Family Interdependence: From Necessity to Choice

How choosing to depend on others builds resilience

Human Interdependence – Catalonia-Style

In the US, we’re raised to value independence.  We learn that money is a direct path to achieve it. The more money you have, the less you need to depend on others.  When you make enough money to cover your basic needs, you begin to have the freedom of choice.

Independence is therefore a luxury.  If independence is my highest priority, I place a lower value on working with others.  In fact, working with others requires building a relationship, communicating and building trust.  And that can be really hard.  There’s negotiation; concessions and compromise must be reached; conflict often comes up.  It’s actually a lot more challenging to work with others than it is to be independent.  The good news is that, like many things, the more you practice being interdependent, the more likely you are to get better at it.

Why is this important in the context of families and wealth?

Because it turns out that interdependence is a key ingredient in sustaining families – and wealth – over time.  And it’s particularly difficult to agree on choosing interdependence when you can choose independence.  My colleague and friend, Tom Rogerson, and I have explored and presented on the role of interdependence in families after observing its role in connecting families across generations.

The role of interdependence as an element of sustaining families is illustrated in Dennis Jaffe’s study of 100-year families[1].  His ongoing work studies nearly 100 families which created wealth and have sustained or expanded it for more than 100 years.  Jaffee calls these families “generative families” for some of the common characteristics they demonstrate.  They include vitality, creativity, and the ability to continually reinvent themselves over generations[2].  While generative families all have individual performers, they have a shared commitment to working together.  Jaffe also observed seven practices that these generative families have in common[3]:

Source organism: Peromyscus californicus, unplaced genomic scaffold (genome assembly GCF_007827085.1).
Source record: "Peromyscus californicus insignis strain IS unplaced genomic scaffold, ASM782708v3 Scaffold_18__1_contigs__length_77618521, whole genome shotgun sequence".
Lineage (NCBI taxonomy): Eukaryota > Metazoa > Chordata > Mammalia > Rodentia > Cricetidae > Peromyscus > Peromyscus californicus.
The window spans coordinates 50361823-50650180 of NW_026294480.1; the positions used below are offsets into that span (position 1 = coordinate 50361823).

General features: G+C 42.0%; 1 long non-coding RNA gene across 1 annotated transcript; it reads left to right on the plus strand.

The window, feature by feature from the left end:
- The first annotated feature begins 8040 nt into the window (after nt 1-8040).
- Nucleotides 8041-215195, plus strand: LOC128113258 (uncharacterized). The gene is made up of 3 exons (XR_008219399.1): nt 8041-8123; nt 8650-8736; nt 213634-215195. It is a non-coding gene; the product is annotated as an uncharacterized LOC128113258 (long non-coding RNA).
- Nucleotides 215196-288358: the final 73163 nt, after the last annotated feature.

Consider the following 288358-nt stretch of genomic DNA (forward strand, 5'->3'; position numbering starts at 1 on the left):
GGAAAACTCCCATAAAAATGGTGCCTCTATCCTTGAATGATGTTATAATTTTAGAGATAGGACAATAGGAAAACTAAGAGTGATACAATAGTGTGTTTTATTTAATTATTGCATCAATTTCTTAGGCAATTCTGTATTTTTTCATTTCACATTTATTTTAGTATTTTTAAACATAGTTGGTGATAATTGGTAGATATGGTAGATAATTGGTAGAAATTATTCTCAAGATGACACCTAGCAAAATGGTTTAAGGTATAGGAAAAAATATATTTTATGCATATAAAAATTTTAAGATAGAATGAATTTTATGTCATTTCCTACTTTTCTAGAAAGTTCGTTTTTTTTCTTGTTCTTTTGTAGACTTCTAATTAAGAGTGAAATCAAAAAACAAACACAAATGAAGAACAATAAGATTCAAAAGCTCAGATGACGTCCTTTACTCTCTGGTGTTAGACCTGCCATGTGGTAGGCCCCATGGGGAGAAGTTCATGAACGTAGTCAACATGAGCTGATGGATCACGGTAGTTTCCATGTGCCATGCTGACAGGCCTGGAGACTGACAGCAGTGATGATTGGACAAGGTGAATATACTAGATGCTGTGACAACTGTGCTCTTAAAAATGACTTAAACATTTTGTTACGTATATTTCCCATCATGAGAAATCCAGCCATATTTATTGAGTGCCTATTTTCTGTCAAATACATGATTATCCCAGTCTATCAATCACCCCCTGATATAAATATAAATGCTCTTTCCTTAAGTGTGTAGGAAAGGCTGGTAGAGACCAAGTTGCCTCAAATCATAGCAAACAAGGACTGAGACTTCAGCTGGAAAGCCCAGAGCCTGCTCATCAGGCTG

1. Shared Purpose & Values
  2. Free Choice to be Partners
  3. Continual Adaptation
  4. Cross Generational Family Community
  5. Professional Business
  6. Actively Develop Human Capital
  7. Give Back to Community

It takes practice and an ongoing commitment to create interdependence among family members.  But working together towards a shared purpose, family members build trust with each other over time.  You learn how to exchange ideas, challenge each other, disagree and resolve conflicts.  This chosen interdependence solidifies the foundation that creates resilience. And the feedback loop that comes from continual adaptation, cross generational support and actively developing the human capital within your family serves to affirm the choice and remind members why they choose to be interdependent, recognizing when their own independence is interwoven with the larger family interdependence.

For those seeking to retain a collective family identity that spans generations, the practice of interdependence should be an ongoing conversation.  Family members need to engage in practices, hear family lore that reinforces the benefits and observe the benefits directly.  And the seven common characteristics outlined above provide a template for the practice.  The hard work, of course, is in maintaining the daily commitment to interdependence when the answer seems obvious to you or when somebody appears to be slowing the process down for reasons you don’t agree with or understand.

Interdependence works best when it’s a shared value, when everyone understands what’s in it for them.  Everyone, including your professional advisors, has to see the value of supporting interdependence for their clients and for themselves.  And remember that it requires ongoing effort – one that many families have found is worth the commitment.


[1] Jaffe, Dennis, Good Fortune: Building a 100-Year Family Enterprise, Wise Counsel Research, 2013

[2] Ibid

[3] Ibid

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